Daniel: Shel Silverstein really ignited my imagination as a kid. In the third grade, I had a teacher read to us from A Light In the Attic. I couldn’t believe we were allowed to read things like that in school. It seemed unfair, like we were getting to skip our school lessons.

Later on, it was Mark Twain’s short stories that got me. And poetry — Langston Hughes, E.E. Cummings, and the imagist poets. I quickly saw that language could evoke the most visceral of feelings.

 




Spreads and cover from Bambino and Mr. Twain
(Charlesbridge Publishing, 2012)

(Click spreads to enlarge)


 

4. Jules: If you could have three (living) authors or illustrators—whom you have not yet met—over for coffee or a glass of rich, red wine, whom would you choose? (Some people cheat and list deceased authors/illustrators. I won’t tell.)




 

Daniel: Ok, as long as it’s between us. Let’s see … I might have to do both living and non.

William Joyce — I’d love to throw around book ideas with him. I don’t know him at all, but he seems like a great idea man.

Alice and Martin Provensen — I’m rather intrigued with how the collaboration worked, but really because The Glorious Flight is one of my all time faves.

Lynd Ward — Because his drawings are ridiculous! Maybe we could’ve drawn together. A friend pointed me toward The Silver Pony, and I can’t stop going back to it.

 


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5. Jules: What is currently in rotation on your iPod or loaded in your CD player? Do you listen to music while you create books?

Daniel: I do listen to tunes when I work. Currently I’ve got Dave Brubeck, R.E.M., Sam Cooke, The Cure, Spoon, Dr. Dog. …

 



 

6. Jules: What’s one thing that most people don’t know about you?

Daniel: I’m a huge John Cusack fan. Whenever he does a new movie—good, bad, or horrible—I have to see it.

 



Daniel: “A friend of mine recently saw Float
and made me a plush paper boat.”


 

7. Jules: Is there something you wish interviewers would ask you — but never do? Feel free to ask and respond here.

Daniel: I usually don’t get asked about my family, but they’re so much a part of what I do. My wife and I [pictured below] have a six-year-old daughter, named Stella, and a three-year-old son, named Sam. I didn’t grow up dreaming about making picture books. After my daughter was born, it started to make a lot of sense to me. Seeing the world through my children’s eyes has been a real privilege. I never expected they would have such an impact on my creative pursuits. Plus, they constantly remind me of what’s important in life. If left to my own devices, I worry I would be all work and no play. They keep me in a healthy balance.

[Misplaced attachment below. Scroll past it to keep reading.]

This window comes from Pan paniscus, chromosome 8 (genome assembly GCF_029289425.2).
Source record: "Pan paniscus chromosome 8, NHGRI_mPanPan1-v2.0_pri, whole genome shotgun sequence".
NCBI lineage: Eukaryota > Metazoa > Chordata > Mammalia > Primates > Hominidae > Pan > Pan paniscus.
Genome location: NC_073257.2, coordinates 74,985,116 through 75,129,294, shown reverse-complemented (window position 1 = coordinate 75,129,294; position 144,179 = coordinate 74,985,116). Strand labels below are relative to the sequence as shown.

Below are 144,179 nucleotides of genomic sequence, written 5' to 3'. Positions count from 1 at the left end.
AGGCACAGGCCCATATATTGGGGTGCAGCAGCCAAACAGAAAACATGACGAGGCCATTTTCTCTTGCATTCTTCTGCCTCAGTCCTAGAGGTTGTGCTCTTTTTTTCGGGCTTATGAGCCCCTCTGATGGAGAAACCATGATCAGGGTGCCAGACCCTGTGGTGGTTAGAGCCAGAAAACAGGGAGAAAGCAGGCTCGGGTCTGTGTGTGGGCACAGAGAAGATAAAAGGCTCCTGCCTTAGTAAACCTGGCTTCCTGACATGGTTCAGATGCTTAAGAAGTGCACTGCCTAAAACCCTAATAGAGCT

* * * The Pivot Questionnaire * * *

Jules: What is your favorite word?

Daniel: “Quietude.”

Jules: What is your least favorite word?

Daniel: “BOGO” (not the deal, just the acronym).

Jules: What turns you on creatively, spiritually or emotionally?

Daniel: Good art, films, poetry, the fam, drawing just because, down time.

Jules: What turns you off?

Daniel: Doing the same things over and over and small-mindedness.

Jules: What is your favorite curse word? (optional)

Daniel: Does “poop” count? In my house, it counts.

Jules: What sound or noise do you love?

Daniel: Belly laughs.

Jules: What sound or noise do you hate?

Daniel: Silent cries. (You know, those out-of-breath kid-cries, where it takes the sound a minute to catch up to the face.)

Jules: What profession other than your own would you like to attempt?

Daniel: Teacher.

Jules: What profession would you not like to do?

Daniel: Accountant. (No offense. It just ain’t me.)

Jules: If Heaven exists, what would you like to hear God say when you arrive at the Pearly Gates?

Daniel: “Welcome.”

All images are used by permission of Daniel Miyares.

The spiffy and slightly sinister gentleman introducing the Pivot Questionnaire is Alfred, copyright © 2009 Matt Phelan.

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3 comments to “Seven Questions Over Breakfast with Daniel Miyares”

  1. Fantastic. Useful. In-depth interview. Thank you! Love Daniel’s style! Love the cover, the translucence of Float! Brilliant way to interact with kids.


  2. Love the words without the pictures exercise. As an
    author, it really has me thinking. Such talent. Love Float and Pardon Me. Thank you so much for this insightful interview.


  3. LOVE the idea for the school presentation. Such a great surprise for the audience. Anticipation and leaving them with something to think about after you’re gone seems like a great plan. I’ve taught for many years and am now tired. I think the good solution would be to do it part time if you can 🙂 Great balance that way.